An epidemic of contaminated waste is following the coronavirus

Medical workers pull garbage bins containing medical waste from the coronavirus intensive care unit in New Delhi. PHOTO: AFP

NEW YORK (BLOOMBERG) - The world is struggling to deal with the spread of another medical problem created by the coronavirus - a deluge of contaminated waste.

During the peak of the crisis, Wuhan, the city where the outbreak began, generated 240 tonnes a day of medical refuse - six times the normal level, according to the nation's Environment Ministry. Manila in the Philippines produced an additional 280 tonnes a day of medical trash, while Jakarta generated 212 tonnes, the Asian Development Bank estimated.

Only a few countries have the capacity to handle the additional volumes, the bank said.

"A significant increase in medical waste generation is probably happening in different parts of the world as we encounter the peak of the crisis, as we've seen in emerging data from Wuhan and other cities in Asia" said Shardul Agrawala, head of the environment and economics integration division at the Organization for Economic Cooperation and Development.

The pandemic reignited demand for plastic packaging as well as boosted production of single-use items like masks, gloves and test kits in which plastic is a key component. That's undone years of work by governments and environmentalists to try wean consumers off single-use plastics and cut the poisonous emissions of urban incinerators.

By April, 50 tonnes of infectious waste were piling up each day in Thailand's medical centres, which only had the capacity to effectively incinerate 43 tonnes, according to the Thailand Environment Institute. In Wuhan, the imbalance was even worse, with only 49 tonnes of capacity per day to deal with nearly five times the level of contaminated waste during the peak of infection. With lockdowns in many cities hampering recycling efforts for normal municipal waste, authorities often had to rely on already overstretched furnaces to keep garbage from piling up.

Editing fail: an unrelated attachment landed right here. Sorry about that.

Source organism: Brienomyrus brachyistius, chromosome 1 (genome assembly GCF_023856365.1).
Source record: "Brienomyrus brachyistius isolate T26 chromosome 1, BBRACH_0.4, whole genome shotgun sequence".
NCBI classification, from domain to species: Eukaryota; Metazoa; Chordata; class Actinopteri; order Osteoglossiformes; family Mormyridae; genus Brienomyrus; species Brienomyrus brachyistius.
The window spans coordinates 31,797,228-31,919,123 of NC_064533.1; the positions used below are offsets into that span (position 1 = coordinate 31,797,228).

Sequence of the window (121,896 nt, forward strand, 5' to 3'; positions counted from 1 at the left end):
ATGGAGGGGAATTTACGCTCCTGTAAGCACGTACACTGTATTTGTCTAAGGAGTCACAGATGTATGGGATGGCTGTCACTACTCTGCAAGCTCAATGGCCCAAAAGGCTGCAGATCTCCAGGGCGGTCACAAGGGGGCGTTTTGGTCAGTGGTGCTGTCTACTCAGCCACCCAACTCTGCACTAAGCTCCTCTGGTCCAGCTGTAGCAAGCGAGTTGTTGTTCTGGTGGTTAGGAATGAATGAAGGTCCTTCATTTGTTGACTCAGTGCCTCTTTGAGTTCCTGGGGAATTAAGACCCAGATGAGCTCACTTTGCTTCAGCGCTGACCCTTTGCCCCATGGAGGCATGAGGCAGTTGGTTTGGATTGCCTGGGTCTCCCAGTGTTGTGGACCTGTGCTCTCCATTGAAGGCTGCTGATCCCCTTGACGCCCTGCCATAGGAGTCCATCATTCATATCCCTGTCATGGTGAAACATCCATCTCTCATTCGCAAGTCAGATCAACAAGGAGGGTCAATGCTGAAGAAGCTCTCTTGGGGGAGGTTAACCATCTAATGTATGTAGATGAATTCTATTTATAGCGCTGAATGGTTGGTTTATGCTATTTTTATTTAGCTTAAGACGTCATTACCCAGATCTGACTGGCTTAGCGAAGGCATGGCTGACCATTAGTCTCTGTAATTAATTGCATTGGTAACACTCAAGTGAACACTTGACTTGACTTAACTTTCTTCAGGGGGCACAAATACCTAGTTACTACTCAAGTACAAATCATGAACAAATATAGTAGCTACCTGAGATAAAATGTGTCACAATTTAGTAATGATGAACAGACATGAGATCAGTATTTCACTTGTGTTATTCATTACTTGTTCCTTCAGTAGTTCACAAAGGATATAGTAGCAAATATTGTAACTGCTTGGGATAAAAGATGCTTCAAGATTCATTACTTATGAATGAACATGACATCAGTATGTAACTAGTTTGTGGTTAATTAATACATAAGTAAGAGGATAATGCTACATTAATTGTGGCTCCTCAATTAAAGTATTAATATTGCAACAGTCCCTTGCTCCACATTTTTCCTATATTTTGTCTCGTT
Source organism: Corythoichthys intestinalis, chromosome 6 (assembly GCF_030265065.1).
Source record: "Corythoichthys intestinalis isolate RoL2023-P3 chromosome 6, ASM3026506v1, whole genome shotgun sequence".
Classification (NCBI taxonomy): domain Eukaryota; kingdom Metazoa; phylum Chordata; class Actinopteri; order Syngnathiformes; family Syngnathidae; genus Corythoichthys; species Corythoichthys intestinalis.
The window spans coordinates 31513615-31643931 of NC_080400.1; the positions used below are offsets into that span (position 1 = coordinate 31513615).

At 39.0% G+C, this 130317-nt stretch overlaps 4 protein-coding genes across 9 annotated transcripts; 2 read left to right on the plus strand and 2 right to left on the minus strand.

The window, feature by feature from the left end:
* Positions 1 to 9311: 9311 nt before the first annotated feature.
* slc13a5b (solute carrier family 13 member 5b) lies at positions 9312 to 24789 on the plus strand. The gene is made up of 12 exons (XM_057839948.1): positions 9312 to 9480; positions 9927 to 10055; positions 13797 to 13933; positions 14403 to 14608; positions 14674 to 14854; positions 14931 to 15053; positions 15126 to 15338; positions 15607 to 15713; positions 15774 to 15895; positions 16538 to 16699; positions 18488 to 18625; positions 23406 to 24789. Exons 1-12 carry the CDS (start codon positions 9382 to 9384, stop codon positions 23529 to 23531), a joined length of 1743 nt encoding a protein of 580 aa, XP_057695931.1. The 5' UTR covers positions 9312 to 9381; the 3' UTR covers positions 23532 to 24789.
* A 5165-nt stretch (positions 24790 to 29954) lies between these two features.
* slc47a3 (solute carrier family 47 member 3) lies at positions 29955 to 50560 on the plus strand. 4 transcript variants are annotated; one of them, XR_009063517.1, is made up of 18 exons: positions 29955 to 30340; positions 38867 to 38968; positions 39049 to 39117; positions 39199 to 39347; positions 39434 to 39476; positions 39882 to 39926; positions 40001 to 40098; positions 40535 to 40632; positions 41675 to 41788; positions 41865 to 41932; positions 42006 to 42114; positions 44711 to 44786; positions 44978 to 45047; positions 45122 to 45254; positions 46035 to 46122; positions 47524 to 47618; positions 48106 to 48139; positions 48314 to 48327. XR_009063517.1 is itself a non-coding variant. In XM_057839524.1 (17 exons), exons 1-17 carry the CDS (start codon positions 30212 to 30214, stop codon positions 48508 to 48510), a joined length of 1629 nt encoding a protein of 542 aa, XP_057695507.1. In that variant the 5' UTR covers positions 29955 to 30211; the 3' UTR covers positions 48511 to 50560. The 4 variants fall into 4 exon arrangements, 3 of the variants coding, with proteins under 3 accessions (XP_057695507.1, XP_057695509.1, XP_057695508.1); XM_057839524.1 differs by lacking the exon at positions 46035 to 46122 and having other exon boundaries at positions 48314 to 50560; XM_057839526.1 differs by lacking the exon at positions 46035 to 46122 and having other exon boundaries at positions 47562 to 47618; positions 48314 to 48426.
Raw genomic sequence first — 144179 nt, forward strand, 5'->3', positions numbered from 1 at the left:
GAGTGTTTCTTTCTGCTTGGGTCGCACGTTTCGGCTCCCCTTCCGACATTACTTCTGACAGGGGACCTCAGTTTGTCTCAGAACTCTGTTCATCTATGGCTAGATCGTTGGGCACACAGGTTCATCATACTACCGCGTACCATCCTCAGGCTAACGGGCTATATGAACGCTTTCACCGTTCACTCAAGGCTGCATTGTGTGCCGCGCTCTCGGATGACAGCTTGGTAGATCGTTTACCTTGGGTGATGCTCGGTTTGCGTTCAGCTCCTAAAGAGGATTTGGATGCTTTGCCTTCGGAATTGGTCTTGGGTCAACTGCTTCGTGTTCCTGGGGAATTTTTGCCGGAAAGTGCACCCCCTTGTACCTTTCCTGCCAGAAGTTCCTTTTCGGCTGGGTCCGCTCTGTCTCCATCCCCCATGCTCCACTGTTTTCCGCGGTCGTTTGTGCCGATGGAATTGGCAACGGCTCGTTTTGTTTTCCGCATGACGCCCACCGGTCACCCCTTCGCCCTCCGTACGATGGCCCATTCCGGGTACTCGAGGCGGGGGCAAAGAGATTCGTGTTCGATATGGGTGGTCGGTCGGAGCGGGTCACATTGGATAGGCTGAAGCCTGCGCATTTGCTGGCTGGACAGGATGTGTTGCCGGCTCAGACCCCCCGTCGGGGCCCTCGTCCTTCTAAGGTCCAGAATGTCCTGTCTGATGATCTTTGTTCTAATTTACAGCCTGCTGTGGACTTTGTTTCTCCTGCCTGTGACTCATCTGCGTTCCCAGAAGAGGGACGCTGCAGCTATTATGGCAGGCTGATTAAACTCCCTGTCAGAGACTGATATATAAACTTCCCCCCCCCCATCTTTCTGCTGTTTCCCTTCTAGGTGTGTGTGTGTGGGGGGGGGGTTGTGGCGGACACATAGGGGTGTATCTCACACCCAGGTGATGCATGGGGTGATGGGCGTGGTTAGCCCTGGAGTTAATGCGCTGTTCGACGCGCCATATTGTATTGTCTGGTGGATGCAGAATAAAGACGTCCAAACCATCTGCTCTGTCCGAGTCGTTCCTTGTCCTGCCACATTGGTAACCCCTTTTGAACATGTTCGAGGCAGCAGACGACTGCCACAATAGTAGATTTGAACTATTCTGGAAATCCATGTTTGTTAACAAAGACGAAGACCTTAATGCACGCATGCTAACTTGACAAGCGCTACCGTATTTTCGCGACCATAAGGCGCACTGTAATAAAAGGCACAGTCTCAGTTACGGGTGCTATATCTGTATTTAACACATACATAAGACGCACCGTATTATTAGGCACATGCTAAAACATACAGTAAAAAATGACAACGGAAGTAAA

"Incineration might be an emergency solution to deal with the rapid increase in medical waste, but it's not necessarily the best solution," Agrawala said in an interview. "Air quality and public health consequences are certainly aspects which we need to look at carefully."

The result is that in many countries, medical waste such as used masks is ending up in landfills as mixed waste, or simply being discarded to end up in the sea or wash up on beaches. OceansAsia said it has discovered a growing number of masks on the Soko Islands, a small cluster off the coast of Hong Kong, during its plastic pollution research.

Public concern triggered by the pandemic has prompted many big retailers to also reverse other sustainability efforts. Target Corp and Trader Joe's Co, are among those who are not allowing shoppers to bring reusable bags, while Starbucks Corp. has suspended accepting customers' reusable cups over fears of transmission.

The resurgence of disposable plastic is an urgent issue that governments need to include, as they plan a recovery from the economic effect of the virus to avoid wasting decades of progress in the global battle against plastic pollution, Agrawala said.

"The real environmental impact would be determined by how we emerge from the crisis," he said. "If the virus is going to be part of our lives, we have to find longer term, more sustainable solutions."

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